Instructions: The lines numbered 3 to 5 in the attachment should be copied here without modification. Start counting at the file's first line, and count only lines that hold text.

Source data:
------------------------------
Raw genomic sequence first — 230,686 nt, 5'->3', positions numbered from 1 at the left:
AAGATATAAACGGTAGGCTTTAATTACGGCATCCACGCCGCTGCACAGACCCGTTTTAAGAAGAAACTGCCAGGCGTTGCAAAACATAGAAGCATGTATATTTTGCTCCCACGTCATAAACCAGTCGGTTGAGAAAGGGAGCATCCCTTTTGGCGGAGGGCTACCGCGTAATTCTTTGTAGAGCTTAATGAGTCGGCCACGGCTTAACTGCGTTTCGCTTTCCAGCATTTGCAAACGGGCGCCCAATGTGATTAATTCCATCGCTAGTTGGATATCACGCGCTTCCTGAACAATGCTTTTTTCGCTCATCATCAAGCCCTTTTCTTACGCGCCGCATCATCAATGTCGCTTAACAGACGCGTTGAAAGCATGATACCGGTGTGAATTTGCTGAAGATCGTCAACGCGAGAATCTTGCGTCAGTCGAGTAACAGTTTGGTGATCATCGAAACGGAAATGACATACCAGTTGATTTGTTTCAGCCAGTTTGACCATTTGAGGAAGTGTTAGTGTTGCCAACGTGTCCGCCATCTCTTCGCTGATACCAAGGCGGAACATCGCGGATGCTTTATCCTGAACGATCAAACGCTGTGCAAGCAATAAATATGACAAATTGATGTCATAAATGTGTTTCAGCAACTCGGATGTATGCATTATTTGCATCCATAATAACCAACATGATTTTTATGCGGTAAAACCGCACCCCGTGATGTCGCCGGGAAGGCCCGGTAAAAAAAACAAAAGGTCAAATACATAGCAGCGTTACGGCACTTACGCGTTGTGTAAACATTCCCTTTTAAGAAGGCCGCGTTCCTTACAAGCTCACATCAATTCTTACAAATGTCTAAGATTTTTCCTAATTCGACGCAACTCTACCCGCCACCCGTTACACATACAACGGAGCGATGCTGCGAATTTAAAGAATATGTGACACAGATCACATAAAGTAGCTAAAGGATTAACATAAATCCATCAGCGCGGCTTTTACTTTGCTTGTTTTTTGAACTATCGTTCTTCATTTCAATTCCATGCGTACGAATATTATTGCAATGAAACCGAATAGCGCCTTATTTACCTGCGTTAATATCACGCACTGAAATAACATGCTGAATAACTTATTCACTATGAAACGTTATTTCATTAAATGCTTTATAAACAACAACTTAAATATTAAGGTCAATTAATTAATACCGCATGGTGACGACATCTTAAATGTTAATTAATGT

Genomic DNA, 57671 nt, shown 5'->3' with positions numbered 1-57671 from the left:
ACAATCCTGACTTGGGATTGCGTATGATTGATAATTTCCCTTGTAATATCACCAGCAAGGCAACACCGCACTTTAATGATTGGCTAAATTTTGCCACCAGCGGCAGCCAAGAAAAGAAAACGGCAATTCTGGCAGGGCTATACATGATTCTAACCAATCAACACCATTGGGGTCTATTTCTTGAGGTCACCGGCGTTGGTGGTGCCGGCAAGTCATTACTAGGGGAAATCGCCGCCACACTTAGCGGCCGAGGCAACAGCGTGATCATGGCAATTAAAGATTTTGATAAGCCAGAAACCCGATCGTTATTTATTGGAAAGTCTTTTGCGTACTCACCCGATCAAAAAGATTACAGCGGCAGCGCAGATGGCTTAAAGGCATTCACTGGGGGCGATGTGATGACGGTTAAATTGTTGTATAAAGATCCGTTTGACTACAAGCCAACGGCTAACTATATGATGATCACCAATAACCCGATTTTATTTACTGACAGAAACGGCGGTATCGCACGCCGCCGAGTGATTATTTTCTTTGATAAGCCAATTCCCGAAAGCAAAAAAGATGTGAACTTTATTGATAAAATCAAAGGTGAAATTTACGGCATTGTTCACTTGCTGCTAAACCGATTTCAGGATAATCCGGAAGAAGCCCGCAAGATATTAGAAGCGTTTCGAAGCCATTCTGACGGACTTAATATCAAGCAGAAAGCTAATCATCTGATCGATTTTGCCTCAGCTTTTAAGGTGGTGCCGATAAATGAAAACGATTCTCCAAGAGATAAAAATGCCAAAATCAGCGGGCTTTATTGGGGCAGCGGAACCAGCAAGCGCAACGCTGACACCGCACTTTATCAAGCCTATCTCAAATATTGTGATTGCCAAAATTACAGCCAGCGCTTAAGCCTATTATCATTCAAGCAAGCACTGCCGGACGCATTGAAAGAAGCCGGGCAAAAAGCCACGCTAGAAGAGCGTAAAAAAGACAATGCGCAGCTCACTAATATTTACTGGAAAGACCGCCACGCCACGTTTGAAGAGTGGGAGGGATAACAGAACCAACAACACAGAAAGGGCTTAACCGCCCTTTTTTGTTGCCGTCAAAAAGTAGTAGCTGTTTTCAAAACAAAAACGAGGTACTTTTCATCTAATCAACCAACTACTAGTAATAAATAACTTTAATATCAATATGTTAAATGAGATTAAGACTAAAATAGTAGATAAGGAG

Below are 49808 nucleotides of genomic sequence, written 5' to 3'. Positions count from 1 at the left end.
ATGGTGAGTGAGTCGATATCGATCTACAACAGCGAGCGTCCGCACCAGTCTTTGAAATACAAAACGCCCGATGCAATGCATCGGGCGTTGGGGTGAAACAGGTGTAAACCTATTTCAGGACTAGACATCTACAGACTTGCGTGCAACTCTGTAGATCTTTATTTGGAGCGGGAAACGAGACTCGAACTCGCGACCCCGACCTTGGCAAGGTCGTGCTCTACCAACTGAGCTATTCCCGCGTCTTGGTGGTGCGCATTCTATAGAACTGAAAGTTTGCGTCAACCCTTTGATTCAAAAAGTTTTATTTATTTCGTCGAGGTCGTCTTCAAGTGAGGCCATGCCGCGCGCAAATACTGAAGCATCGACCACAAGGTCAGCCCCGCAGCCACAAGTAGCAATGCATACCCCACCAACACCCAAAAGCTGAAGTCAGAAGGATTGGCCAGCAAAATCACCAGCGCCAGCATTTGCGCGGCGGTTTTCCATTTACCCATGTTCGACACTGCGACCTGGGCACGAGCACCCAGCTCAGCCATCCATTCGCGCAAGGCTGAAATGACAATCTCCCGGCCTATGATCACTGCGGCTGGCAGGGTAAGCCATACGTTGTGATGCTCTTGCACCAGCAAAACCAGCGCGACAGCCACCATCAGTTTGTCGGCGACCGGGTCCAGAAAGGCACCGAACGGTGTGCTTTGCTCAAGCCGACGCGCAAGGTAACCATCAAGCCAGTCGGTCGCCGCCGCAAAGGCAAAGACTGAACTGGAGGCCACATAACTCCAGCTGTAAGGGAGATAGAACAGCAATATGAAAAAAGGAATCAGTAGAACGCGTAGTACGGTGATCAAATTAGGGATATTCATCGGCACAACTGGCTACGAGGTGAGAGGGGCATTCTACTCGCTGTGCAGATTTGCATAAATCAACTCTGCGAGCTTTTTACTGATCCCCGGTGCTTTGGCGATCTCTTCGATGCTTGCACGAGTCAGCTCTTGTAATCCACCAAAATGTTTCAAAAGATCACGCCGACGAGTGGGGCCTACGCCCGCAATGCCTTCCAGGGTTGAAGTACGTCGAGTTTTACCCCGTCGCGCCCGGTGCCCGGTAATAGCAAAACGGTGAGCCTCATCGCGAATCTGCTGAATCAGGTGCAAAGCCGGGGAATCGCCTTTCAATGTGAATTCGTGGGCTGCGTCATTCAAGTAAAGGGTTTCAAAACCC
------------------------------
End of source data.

Genomic DNA, 57671 nt, shown 5'->3' with positions numbered 1-57671 from the left:
ACAATCCTGACTTGGGATTGCGTATGATTGATAATTTCCCTTGTAATATCACCAGCAAGGCAACACCGCACTTTAATGATTGGCTAAATTTTGCCACCAGCGGCAGCCAAGAAAAGAAAACGGCAATTCTGGCAGGGCTATACATGATTCTAACCAATCAACACCATTGGGGTCTATTTCTTGAGGTCACCGGCGTTGGTGGTGCCGGCAAGTCATTACTAGGGGAAATCGCCGCCACACTTAGCGGCCGAGGCAACAGCGTGATCATGGCAATTAAAGATTTTGATAAGCCAGAAACCCGATCGTTATTTATTGGAAAGTCTTTTGCGTACTCACCCGATCAAAAAGATTACAGCGGCAGCGCAGATGGCTTAAAGGCATTCACTGGGGGCGATGTGATGACGGTTAAATTGTTGTATAAAGATCCGTTTGACTACAAGCCAACGGCTAACTATATGATGATCACCAATAACCCGATTTTATTTACTGACAGAAACGGCGGTATCGCACGCCGCCGAGTGATTATTTTCTTTGATAAGCCAATTCCCGAAAGCAAAAAAGATGTGAACTTTATTGATAAAATCAAAGGTGAAATTTACGGCATTGTTCACTTGCTGCTAAACCGATTTCAGGATAATCCGGAAGAAGCCCGCAAGATATTAGAAGCGTTTCGAAGCCATTCTGACGGACTTAATATCAAGCAGAAAGCTAATCATCTGATCGATTTTGCCTCAGCTTTTAAGGTGGTGCCGATAAATGAAAACGATTCTCCAAGAGATAAAAATGCCAAAATCAGCGGGCTTTATTGGGGCAGCGGAACCAGCAAGCGCAACGCTGACACCGCACTTTATCAAGCCTATCTCAAATATTGTGATTGCCAAAATTACAGCCAGCGCTTAAGCCTATTATCATTCAAGCAAGCACTGCCGGACGCATTGAAAGAAGCCGGGCAAAAAGCCACGCTAGAAGAGCGTAAAAAAGACAATGCGCAGCTCACTAATATTTACTGGAAAGACCGCCACGCCACGTTTGAAGAGTGGGAGGGATAACAGAACCAACAACACAGAAAGGGCTTAACCGCCCTTTTTTGTTGCCGTCAAAAAGTAGTAGCTGTTTTCAAAACAAAAACGAGGTACTTTTCATCTAATCAACCAACTACTAGTAATAAATAACTTTAATATCAATATGTTAAATGAGATTAAGACTAAAATAGTAGATAAGGAG

Below are 49808 nucleotides of genomic sequence, written 5' to 3'. Positions count from 1 at the left end.